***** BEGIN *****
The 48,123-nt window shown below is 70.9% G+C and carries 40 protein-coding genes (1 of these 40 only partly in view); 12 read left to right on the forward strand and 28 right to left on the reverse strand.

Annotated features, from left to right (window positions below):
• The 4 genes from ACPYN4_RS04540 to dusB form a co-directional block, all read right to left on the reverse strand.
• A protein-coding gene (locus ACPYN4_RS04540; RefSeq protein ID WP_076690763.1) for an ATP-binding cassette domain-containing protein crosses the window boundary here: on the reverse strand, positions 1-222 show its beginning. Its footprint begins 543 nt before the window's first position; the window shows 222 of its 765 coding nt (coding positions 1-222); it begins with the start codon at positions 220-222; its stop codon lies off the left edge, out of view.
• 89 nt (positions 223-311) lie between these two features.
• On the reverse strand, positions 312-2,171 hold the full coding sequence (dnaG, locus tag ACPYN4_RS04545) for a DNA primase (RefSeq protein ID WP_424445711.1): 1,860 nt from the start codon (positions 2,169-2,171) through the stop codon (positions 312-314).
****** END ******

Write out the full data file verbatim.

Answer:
The 48,123-nt window shown below is 70.9% G+C and carries 40 protein-coding genes (1 of these 40 only partly in view); 12 read left to right on the forward strand and 28 right to left on the reverse strand.

Annotated features, from left to right (window positions below):
• The 4 genes from ACPYN4_RS04540 to dusB form a co-directional block, all read right to left on the reverse strand.
• A protein-coding gene (locus ACPYN4_RS04540; RefSeq protein ID WP_076690763.1) for an ATP-binding cassette domain-containing protein crosses the window boundary here: on the reverse strand, positions 1-222 show its beginning. Its footprint begins 543 nt before the window's first position; the window shows 222 of its 765 coding nt (coding positions 1-222); it begins with the start codon at positions 220-222; its stop codon lies off the left edge, out of view.
• 89 nt (positions 223-311) lie between these two features.
• On the reverse strand, positions 312-2,171 hold the full coding sequence (dnaG, locus tag ACPYN4_RS04545) for a DNA primase (RefSeq protein ID WP_424445711.1): 1,860 nt from the start codon (positions 2,169-2,171) through the stop codon (positions 312-314).